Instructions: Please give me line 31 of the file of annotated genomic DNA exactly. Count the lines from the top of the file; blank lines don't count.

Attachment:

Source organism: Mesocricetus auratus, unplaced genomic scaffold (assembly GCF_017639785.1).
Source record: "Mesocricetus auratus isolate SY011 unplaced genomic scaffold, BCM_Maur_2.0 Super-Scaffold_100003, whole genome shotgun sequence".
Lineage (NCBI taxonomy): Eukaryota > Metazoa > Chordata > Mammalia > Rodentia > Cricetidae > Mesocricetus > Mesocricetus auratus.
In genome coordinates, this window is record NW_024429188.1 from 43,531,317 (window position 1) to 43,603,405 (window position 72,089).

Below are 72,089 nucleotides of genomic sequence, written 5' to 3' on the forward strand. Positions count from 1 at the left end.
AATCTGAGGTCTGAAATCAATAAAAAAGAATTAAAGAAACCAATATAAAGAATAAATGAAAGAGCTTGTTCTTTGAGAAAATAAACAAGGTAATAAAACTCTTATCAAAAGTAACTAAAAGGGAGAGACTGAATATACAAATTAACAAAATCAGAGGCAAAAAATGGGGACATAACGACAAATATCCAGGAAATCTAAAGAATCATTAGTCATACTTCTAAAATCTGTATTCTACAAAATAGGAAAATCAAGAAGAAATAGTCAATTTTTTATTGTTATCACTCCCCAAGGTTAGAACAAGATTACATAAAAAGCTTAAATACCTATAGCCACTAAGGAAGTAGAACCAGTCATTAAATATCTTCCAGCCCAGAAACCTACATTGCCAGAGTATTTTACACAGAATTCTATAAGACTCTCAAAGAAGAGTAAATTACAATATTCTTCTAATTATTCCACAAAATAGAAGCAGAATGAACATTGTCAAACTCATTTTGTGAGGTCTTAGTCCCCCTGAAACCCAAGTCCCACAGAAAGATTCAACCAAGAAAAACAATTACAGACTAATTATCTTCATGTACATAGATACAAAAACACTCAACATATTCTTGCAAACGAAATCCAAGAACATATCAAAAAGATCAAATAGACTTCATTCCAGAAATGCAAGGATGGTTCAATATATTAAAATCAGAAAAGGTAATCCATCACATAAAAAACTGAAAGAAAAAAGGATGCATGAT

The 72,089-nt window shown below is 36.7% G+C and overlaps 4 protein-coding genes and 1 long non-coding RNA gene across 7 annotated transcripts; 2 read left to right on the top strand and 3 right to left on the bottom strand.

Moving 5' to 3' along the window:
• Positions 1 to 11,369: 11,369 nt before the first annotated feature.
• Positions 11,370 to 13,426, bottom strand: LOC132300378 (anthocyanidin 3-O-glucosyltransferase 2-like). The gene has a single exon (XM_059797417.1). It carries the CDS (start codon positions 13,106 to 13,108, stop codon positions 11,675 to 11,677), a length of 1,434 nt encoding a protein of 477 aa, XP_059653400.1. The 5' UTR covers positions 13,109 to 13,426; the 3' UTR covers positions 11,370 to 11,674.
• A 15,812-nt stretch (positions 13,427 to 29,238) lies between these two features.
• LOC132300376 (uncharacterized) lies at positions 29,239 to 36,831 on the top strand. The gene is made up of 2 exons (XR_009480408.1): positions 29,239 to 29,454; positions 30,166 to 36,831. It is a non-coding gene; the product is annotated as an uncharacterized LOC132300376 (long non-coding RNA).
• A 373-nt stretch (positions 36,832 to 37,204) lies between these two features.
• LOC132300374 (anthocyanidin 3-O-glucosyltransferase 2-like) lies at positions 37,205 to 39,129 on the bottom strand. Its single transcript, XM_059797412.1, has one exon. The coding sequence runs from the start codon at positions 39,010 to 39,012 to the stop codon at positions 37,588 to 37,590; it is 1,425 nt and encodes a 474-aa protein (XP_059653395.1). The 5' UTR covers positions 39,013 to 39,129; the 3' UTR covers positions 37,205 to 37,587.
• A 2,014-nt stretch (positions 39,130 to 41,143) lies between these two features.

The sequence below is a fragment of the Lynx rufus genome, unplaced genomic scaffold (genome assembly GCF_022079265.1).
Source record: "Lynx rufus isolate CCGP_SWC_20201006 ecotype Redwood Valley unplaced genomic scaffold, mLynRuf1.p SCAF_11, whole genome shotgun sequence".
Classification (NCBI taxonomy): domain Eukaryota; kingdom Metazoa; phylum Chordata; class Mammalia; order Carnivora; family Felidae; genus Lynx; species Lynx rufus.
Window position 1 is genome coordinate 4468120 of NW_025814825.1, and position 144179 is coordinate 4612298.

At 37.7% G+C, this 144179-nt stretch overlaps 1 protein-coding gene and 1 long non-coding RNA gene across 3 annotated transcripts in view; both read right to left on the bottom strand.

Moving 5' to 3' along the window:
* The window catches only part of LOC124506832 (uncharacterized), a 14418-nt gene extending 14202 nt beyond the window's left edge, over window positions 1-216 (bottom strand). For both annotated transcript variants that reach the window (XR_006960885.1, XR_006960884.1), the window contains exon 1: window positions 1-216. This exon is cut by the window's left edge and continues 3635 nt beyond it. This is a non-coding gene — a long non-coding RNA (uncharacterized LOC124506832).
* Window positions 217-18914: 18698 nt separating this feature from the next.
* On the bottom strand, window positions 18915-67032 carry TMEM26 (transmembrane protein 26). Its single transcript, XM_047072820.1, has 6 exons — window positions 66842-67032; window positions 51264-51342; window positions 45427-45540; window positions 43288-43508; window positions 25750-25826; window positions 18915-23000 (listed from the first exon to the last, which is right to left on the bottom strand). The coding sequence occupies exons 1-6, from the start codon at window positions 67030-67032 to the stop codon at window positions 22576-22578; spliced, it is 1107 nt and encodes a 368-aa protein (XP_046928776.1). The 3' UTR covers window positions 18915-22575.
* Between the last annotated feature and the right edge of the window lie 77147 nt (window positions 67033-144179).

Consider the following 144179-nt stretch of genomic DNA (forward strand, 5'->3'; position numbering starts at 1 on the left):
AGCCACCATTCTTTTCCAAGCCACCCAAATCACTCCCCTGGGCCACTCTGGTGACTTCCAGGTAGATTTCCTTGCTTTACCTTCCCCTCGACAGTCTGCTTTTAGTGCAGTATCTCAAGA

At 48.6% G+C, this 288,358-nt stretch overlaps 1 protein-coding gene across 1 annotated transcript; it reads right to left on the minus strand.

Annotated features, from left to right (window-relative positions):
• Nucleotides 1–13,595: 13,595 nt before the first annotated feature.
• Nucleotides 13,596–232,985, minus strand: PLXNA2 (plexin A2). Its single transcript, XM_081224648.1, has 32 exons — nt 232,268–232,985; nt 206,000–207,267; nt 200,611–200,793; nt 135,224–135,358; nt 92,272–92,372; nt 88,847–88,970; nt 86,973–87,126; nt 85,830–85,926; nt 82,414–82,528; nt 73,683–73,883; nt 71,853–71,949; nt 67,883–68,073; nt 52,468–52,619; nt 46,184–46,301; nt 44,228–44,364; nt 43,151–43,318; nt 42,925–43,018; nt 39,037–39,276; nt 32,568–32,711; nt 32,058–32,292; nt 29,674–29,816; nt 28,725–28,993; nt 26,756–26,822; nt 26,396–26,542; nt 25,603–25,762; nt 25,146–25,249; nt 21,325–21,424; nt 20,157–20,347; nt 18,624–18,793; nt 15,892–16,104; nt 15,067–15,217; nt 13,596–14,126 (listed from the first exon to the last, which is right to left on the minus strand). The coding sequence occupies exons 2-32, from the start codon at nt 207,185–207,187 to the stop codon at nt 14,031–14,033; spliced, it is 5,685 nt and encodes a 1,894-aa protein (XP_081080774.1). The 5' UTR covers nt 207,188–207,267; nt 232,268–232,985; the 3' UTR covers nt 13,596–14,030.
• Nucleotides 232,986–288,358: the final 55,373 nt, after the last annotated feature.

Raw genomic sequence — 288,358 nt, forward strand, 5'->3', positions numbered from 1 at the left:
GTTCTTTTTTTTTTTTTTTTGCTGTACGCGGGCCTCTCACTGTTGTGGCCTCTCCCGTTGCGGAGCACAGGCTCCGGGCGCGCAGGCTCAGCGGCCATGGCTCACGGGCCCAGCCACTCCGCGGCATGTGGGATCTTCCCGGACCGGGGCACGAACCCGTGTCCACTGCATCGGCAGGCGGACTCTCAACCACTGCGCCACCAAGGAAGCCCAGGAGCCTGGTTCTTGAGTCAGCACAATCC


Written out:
• Nucleotides 13,596–232,985, minus strand: PLXNA2 (plexin A2). Its single transcript, XM_081224648.1, has 32 exons — nt 232,268–232,985; nt 206,000–207,267; nt 200,611–200,793; nt 135,224–135,358; nt 92,272–92,372; nt 88,847–88,970; nt 86,973–87,126; nt 85,830–85,926; nt 82,414–82,528; nt 73,683–73,883; nt 71,853–71,949; nt 67,883–68,073; nt 52,468–52,619; nt 46,184–46,301; nt 44,228–44,364; nt 43,151–43,318; nt 42,925–43,018; nt 39,037–39,276; nt 32,568–32,711; nt 32,058–32,292; nt 29,674–29,816; nt 28,725–28,993; nt 26,756–26,822; nt 26,396–26,542; nt 25,603–25,762; nt 25,146–25,249; nt 21,325–21,424; nt 20,157–20,347; nt 18,624–18,793; nt 15,892–16,104; nt 15,067–15,217; nt 13,596–14,126 (listed from the first exon to the last, which is right to left on the minus strand). The coding sequence occupies exons 2-32, from the start codon at nt 207,185–207,187 to the stop codon at nt 14,031–14,033; spliced, it is 5,685 nt and encodes a 1,894-aa protein (XP_081080774.1). The 5' UTR covers nt 207,188–207,267; nt 232,268–232,985; the 3' UTR covers nt 13,596–14,030.